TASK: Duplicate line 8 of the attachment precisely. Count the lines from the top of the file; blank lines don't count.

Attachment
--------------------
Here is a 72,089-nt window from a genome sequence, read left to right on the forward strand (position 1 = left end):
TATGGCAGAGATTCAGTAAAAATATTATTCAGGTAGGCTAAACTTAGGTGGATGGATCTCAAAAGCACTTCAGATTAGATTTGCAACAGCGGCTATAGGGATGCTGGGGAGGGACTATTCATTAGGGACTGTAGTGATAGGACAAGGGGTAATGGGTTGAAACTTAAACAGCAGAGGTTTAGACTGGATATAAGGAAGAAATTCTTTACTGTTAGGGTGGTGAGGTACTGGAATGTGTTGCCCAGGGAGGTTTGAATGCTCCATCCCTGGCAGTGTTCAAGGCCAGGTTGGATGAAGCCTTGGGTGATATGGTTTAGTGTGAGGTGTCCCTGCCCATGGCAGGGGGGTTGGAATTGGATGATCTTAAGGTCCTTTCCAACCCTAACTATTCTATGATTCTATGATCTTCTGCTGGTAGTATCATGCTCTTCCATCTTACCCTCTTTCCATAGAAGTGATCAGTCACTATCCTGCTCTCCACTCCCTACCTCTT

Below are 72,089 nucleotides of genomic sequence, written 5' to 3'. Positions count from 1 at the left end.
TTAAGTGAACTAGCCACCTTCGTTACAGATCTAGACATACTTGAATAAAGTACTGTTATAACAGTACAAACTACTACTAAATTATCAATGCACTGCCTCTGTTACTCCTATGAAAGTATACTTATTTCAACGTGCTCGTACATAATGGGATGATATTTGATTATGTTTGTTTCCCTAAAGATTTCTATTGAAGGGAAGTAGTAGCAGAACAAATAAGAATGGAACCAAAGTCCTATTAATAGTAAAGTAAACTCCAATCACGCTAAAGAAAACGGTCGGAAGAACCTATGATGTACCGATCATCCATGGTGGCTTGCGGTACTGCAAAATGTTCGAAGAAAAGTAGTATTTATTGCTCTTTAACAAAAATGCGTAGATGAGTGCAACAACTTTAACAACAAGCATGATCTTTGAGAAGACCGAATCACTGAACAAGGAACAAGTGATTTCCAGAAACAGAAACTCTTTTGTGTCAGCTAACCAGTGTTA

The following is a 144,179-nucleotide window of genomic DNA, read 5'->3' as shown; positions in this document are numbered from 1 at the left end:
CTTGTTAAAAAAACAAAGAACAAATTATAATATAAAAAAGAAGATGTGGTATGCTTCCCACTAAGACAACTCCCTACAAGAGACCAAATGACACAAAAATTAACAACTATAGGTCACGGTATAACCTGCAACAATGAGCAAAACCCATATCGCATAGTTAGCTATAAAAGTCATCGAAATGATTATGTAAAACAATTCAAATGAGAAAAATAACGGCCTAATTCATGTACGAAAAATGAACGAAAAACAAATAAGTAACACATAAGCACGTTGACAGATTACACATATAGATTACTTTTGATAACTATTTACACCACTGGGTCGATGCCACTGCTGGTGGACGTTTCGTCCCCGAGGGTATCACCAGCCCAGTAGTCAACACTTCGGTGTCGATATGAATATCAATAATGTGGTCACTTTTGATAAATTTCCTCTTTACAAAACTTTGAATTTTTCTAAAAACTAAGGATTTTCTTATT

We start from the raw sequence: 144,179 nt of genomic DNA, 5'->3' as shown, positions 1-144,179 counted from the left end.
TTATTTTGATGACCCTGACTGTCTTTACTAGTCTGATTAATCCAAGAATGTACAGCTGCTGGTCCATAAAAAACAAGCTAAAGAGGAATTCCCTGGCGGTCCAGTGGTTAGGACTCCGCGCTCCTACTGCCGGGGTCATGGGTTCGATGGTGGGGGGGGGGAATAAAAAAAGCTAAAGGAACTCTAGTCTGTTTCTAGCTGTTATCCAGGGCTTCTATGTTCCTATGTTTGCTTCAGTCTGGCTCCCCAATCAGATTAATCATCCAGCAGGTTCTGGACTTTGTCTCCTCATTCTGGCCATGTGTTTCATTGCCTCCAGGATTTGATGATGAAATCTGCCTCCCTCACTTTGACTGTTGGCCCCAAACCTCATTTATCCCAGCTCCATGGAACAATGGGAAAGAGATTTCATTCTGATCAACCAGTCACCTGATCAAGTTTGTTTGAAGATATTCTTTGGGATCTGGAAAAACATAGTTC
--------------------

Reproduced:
TTATTTTGATGACCCTGACTGTCTTTACTAGTCTGATTAATCCAAGAATGTACAGCTGCTGGTCCATAAAAAACAAGCTAAAGAGGAATTCCCTGGCGGTCCAGTGGTTAGGACTCCGCGCTCCTACTGCCGGGGTCATGGGTTCGATGGTGGGGGGGGGGAATAAAAAAAGCTAAAGGAACTCTAGTCTGTTTCTAGCTGTTATCCAGGGCTTCTATGTTCCTATGTTTGCTTCAGTCTGGCTCCCCAATCAGATTAATCATCCAGCAGGTTCTGGACTTTGTCTCCTCATTCTGGCCATGTGTTTCATTGCCTCCAGGATTTGATGATGAAATCTGCCTCCCTCACTTTGACTGTTGGCCCCAAACCTCATTTATCCCAGCTCCATGGAACAATGGGAAAGAGATTTCATTCTGATCAACCAGTCACCTGATCAAGTTTGTTTGAAGATATTCTTTGGGATCTGGAAAAACATAGTTC